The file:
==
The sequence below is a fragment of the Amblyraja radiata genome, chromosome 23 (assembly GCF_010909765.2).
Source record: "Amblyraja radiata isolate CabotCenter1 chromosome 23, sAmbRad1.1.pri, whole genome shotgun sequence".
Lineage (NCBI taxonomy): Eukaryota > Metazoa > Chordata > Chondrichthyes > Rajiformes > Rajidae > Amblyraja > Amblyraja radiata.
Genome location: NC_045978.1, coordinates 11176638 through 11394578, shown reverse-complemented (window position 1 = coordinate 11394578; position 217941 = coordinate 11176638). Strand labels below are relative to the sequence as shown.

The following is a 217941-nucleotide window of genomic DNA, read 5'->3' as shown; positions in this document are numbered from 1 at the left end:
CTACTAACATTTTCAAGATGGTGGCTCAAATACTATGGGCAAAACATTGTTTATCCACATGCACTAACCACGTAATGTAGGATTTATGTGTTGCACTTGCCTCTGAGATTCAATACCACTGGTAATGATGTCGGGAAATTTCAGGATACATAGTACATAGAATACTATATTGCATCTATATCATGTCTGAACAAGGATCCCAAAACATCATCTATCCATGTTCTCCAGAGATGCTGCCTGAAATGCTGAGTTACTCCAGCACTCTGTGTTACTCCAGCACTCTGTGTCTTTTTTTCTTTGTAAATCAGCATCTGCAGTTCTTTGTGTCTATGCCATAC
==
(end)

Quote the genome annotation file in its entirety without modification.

The sequence below is a fragment of the Amblyraja radiata genome, chromosome 23 (assembly GCF_010909765.2).
Source record: "Amblyraja radiata isolate CabotCenter1 chromosome 23, sAmbRad1.1.pri, whole genome shotgun sequence".
Lineage (NCBI taxonomy): Eukaryota > Metazoa > Chordata > Chondrichthyes > Rajiformes > Rajidae > Amblyraja > Amblyraja radiata.
Genome location: NC_045978.1, coordinates 11176638 through 11394578, shown reverse-complemented (window position 1 = coordinate 11394578; position 217941 = coordinate 11176638). Strand labels below are relative to the sequence as shown.

The following is a 217941-nucleotide window of genomic DNA, read 5'->3' as shown; positions in this document are numbered from 1 at the left end:
CTACTAACATTTTCAAGATGGTGGCTCAAATACTATGGGCAAAACATTGTTTATCCACATGCACTAACCACGTAATGTAGGATTTATGTGTTGCACTTGCCTCTGAGATTCAATACCACTGGTAATGATGTCGGGAAATTTCAGGATACATAGTACATAGAATACTATATTGCATCTATATCATGTCTGAACAAGGATCCCAAAACATCATCTATCCATGTTCTCCAGAGATGCTGCCTGAAATGCTGAGTTACTCCAGCACTCTGTGTTACTCCAGCACTCTGTGTCTTTTTTTCTTTGTAAATCAGCATCTGCAGTTCTTTGTGTCTATGCCATAC